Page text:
Govt Reps, NCA-Signatory EAOs Agree to Continue Ceasefire Implementation
Leaders discussed how to make mechanisms like the JMC, UPDJC and JICM functional again.
By NETWORK MEDIA GROUP (NMG)
Monday, March 11, 2019
Participants in an informal meeting on Saturday between ethnic armed organizations (EAO) signatories to Burma’s Nationwide Ceasefire Agreement (NCA) and government representatives said they will continue to implement the accord.
The March 9 meeting between the 10 EAOs and the Peace Commission was held in Chiang Mai, Thailand. According to U Than Khe, chairperson of the All-Burma Students Democratic Front (ABSDF), they reviewed the implementation mechanisms outlined in the NCA.
“We discussed three issues. The first is that we are going to seek a way to move the peace process forward before 2020. The second is that building a democratic federal Union is a long-term goal. And to build it, we are working together to seek common ground and mutual understanding,” he told NMG.
The third issue discussed, U Than Khe explained, was bringing back the Joint Monitoring Committee (JMC), the Union Peace and Dialogue Joint Committee (UPDJC), and Joint Implementation Coordination Meetings (JICM).
EAOs and the Burmese government “have to find a way” to make these functional again, he said.
According to U Zaw Htay, who spoke on behalf of the Peace Commission, leaders from both sides discussed how to move from informal to official meetings.
“We accepted that we need to start informal meetings as quickly as we can. It means we are starting the peace process again,” he told NMG. “We need to start discussions and negotiations if there is a block—both parties accept that we need consistent negotiation among ourselves.”
U Zaw Htay said that another meeting was imminent, but that he couldn’t give an exact timeline, because of the need to report to respective leaders.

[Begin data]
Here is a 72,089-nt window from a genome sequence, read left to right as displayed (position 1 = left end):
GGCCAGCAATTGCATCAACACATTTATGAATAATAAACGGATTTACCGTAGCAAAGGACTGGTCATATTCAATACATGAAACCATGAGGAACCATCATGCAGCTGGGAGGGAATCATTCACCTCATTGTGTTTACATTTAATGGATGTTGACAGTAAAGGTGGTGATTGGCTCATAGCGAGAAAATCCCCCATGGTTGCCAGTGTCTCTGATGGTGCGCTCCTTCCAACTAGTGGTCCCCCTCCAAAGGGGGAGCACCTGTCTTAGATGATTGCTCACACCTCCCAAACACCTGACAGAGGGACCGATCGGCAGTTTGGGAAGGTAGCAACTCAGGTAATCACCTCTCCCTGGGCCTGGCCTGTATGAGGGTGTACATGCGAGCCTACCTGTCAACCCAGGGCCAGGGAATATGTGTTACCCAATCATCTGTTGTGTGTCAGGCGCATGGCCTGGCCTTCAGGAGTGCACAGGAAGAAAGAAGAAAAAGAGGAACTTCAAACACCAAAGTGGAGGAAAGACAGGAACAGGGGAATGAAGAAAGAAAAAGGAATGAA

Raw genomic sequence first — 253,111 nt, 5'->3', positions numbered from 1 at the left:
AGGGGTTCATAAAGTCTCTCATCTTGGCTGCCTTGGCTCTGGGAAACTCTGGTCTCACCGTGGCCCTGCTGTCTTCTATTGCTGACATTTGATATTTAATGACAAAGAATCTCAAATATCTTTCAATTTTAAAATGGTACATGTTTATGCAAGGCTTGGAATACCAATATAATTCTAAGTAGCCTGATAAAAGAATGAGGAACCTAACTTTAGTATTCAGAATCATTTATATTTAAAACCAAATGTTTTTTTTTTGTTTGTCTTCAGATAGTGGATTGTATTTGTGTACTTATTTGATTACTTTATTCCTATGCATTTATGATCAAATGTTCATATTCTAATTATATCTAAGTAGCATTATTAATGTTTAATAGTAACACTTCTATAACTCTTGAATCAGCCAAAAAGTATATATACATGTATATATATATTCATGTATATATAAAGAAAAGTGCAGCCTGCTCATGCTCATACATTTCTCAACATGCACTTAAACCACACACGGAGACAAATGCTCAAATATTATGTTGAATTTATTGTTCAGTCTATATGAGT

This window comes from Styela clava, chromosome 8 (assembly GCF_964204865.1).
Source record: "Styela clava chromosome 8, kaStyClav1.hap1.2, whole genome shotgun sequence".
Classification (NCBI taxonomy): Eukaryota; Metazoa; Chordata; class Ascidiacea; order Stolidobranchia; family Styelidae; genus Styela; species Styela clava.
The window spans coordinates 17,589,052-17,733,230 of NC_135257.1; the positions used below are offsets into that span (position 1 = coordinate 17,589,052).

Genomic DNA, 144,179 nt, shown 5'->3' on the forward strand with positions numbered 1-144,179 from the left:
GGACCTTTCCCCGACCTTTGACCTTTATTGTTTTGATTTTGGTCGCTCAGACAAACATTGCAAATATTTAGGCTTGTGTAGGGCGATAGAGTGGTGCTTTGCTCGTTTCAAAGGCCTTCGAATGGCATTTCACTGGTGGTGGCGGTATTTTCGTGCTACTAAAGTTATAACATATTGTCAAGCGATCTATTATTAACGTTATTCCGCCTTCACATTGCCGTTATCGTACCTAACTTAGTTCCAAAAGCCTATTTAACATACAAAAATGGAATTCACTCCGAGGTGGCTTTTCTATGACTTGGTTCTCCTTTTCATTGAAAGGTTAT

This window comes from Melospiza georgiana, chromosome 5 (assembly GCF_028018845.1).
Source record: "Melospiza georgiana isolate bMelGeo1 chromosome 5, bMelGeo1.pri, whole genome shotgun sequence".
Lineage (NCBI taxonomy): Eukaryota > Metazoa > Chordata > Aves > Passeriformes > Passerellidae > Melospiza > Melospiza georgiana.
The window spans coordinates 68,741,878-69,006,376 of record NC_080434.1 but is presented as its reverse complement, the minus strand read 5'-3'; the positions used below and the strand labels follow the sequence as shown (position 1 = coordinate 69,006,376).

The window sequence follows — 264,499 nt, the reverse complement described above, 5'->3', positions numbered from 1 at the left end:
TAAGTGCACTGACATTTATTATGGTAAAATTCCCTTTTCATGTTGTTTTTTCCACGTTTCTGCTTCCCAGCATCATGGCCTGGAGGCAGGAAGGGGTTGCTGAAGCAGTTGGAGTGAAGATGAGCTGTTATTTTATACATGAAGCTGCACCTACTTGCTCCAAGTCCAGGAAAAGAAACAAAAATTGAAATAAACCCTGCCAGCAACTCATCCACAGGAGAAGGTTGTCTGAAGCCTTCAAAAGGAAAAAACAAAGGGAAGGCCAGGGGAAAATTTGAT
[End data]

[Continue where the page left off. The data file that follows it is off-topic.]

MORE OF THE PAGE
Representatives of both the EAOs and the Peace Commission said that they talked about furthering the participation of non-signatory organizations to the NCA in the peace process.
“We especially discussed the issue of the Northern [Alliance] organizations, because they cannot be ignored in the peace process,” U Than Khe said, referring to four ethnic armed groups that have opted not to sign the NCA.
U Zaw Htay said that the Peace Commission aimed to continue negotiations with non-signatory EAOs.
“The government and Tatmadaw have agreed to offer the opportunity to all eight non-NCA EAOs to sign the NCA,” he said, adding that they were “trying their best to have meetings” with these groups.
“If they understand and approach the NCA with optimism, I expect there will be good results,” U Zaw Htay said.
The Peace Commission delegation at the meeting was led by the retired Lt-Gen Khin Zaw Oo, and included U Zaw Htay, U Aung Soe, U Hla Maung Shwe and U Kyaw Lin Oo.
The signatory EAOs include the ABSDF, Arakan Liberation Party (ALP), Chin National Front (CNF), Democratic Karen Buddhist Army (DKBA), Karen National Union (KNU), Karen National Union/Karen National Liberation Army-Peace Council (KNU/KNLA-PC), Lahu Democratic Union (LDU), New Mon State Party (NMSP), Pa-O National Liberation Organization (PNLO) and the Restoration Council of Shan State (RCSS).
The meeting was attended by ALP vice chairperson Khaing Soe Naing Aung, the ABSDF’s U Than Khe, KNU general secretary Padoh Saw Tadoh Moo, the DKBA’s Maj Hel Say, the KNU/KNLA-PC’s Saw Kyaw Nyunt, CNF general secretary Salai Tler Hey, RCSS Secretary (2) Col Sai Nguen, PNLO chairperson Khun Myint Tun and Khun Okker, LDU vice chairperson Kyar Har and the NMSP’s Nai Aung Mange.